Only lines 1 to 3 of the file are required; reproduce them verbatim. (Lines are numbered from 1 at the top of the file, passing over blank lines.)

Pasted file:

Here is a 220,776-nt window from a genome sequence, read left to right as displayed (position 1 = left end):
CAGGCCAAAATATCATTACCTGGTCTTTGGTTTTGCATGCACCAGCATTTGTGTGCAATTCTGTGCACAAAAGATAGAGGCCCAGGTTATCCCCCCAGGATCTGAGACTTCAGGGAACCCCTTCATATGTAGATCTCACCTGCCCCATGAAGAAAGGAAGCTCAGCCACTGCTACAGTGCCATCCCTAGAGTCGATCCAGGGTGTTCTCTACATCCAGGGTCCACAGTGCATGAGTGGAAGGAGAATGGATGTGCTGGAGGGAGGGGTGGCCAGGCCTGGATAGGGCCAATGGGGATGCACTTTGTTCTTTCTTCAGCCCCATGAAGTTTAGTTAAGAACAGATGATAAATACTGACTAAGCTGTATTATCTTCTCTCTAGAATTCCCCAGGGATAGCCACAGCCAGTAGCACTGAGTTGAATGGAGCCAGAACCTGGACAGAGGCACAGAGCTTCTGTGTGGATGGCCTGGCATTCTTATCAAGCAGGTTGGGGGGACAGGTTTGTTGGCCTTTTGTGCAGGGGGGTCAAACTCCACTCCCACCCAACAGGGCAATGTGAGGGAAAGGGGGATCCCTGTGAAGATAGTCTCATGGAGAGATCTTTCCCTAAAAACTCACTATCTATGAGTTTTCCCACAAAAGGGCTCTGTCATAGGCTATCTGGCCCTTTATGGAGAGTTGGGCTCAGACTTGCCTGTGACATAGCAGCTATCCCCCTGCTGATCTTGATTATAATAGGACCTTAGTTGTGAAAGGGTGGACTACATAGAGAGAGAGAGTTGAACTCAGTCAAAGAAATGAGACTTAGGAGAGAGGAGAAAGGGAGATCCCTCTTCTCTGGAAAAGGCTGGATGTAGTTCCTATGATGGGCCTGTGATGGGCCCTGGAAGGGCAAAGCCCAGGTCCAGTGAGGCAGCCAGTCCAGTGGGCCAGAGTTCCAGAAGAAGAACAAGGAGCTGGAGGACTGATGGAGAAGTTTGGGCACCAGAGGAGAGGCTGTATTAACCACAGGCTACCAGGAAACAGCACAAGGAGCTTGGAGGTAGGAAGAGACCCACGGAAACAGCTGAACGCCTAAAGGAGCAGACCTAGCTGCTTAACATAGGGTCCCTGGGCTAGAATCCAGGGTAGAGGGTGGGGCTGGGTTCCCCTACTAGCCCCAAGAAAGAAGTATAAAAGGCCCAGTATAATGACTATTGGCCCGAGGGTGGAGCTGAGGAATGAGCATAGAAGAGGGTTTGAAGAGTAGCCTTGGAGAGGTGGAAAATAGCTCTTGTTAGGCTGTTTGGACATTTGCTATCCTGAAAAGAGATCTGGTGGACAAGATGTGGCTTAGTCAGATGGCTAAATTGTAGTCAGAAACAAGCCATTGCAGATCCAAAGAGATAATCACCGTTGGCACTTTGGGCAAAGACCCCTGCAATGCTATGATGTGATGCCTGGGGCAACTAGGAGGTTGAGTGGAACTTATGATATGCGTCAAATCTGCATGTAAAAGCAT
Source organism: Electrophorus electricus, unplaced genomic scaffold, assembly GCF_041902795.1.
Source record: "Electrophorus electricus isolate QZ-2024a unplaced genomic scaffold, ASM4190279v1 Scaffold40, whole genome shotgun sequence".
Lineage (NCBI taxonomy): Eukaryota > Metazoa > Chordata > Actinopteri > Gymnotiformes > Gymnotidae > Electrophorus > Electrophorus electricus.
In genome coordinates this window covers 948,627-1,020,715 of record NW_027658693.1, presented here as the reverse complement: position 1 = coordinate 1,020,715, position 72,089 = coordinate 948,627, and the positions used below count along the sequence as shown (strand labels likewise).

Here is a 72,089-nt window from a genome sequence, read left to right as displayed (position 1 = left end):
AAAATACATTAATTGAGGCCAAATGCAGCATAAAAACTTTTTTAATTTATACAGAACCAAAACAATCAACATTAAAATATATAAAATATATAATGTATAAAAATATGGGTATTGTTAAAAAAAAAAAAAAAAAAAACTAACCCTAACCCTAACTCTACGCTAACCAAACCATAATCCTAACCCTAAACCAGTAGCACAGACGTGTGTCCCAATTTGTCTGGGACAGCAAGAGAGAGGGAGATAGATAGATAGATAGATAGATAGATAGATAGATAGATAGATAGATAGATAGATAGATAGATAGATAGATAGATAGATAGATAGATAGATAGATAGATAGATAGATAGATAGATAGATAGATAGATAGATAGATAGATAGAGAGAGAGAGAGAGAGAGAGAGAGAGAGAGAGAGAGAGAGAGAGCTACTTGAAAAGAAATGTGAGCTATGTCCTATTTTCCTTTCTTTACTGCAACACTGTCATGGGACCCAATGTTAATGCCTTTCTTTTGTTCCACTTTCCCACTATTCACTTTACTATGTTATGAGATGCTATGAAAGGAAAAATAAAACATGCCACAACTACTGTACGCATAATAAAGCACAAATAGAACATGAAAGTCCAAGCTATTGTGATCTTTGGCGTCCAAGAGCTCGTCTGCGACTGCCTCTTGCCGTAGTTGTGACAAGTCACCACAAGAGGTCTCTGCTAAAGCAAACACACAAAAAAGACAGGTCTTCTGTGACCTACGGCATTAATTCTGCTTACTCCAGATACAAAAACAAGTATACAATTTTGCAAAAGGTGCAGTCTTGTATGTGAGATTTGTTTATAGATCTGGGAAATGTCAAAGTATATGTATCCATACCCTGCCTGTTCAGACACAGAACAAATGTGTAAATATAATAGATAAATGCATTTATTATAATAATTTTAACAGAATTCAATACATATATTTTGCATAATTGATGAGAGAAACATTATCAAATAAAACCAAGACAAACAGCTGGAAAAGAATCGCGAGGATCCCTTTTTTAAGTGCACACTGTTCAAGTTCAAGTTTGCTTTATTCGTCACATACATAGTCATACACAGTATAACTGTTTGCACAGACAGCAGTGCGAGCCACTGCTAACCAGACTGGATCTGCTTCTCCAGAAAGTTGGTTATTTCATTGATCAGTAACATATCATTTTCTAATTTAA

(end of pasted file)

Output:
Here is a 220,776-nt window from a genome sequence, read left to right as displayed (position 1 = left end):
CAGGCCAAAATATCATTACCTGGTCTTTGGTTTTGCATGCACCAGCATTTGTGTGCAATTCTGTGCACAAAAGATAGAGGCCCAGGTTATCCCCCCAGGATCTGAGACTTCAGGGAACCCCTTCATATGTAGATCTCACCTGCCCCATGAAGAAAGGAAGCTCAGCCACTGCTACAGTGCCATCCCTAGAGTCGATCCAGGGTGTTCTCTACATCCAGGGTCCACAGTGCATGAGTGGAAGGAGAATGGATGTGCTGGAGGGAGGGGTGGCCAGGCCTGGATAGGGCCAATGGGGATGCACTTTGTTCTTTCTTCAGCCCCATGAAGTTTAGTTAAGAACAGATGATAAATACTGACTAAGCTGTATTATCTTCTCTCTAGAATTCCCCAGGGATAGCCACAGCCAGTAGCACTGAGTTGAATGGAGCCAGAACCTGGACAGAGGCACAGAGCTTCTGTGTGGATGGCCTGGCATTCTTATCAAGCAGGTTGGGGGGACAGGTTTGTTGGCCTTTTGTGCAGGGGGGTCAAACTCCACTCCCACCCAACAGGGCAATGTGAGGGAAAGGGGGATCCCTGTGAAGATAGTCTCATGGAGAGATCTTTCCCTAAAAACTCACTATCTATGAGTTTTCCCACAAAAGGGCTCTGTCATAGGCTATCTGGCCCTTTATGGAGAGTTGGGCTCAGACTTGCCTGTGACATAGCAGCTATCCCCCTGCTGATCTTGATTATAATAGGACCTTAGTTGTGAAAGGGTGGACTACATAGAGAGAGAGAGTTGAACTCAGTCAAAGAAATGAGACTTAGGAGAGAGGAGAAAGGGAGATCCCTCTTCTCTGGAAAAGGCTGGATGTAGTTCCTATGATGGGCCTGTGATGGGCCCTGGAAGGGCAAAGCCCAGGTCCAGTGAGGCAGCCAGTCCAGTGGGCCAGAGTTCCAGAAGAAGAACAAGGAGCTGGAGGACTGATGGAGAAGTTTGGGCACCAGAGGAGAGGCTGTATTAACCACAGGCTACCAGGAAACAGCACAAGGAGCTTGGAGGTAGGAAGAGACCCACGGAAACAGCTGAACGCCTAAAGGAGCAGACCTAGCTGCTTAACATAGGGTCCCTGGGCTAGAATCCAGGGTAGAGGGTGGGGCTGGGTTCCCCTACTAGCCCCAAGAAAGAAGTATAAAAGGCCCAGTATAATGACTATTGGCCCGAGGGTGGAGCTGAGGAATGAGCATAGAAGAGGGTTTGAAGAGTAGCCTTGGAGAGGTGGAAAATAGCTCTTGTTAGGCTGTTTGGACATTTGCTATCCTGAAAAGAGATCTGGTGGACAAGATGTGGCTTAGTCAGATGGCTAAATTGTAGTCAGAAACAAGCCATTGCAGATCCAAAGAGATAATCACCGTTGGCACTTTGGGCAAAGACCCCTGCAATGCTATGATGTGATGCCTGGGGCAACTAGGAGGTTGAGTGGAACTTATGATATGCGTCAAATCTGCATGTAAAAGCAT
Source organism: Electrophorus electricus, unplaced genomic scaffold, assembly GCF_041902795.1.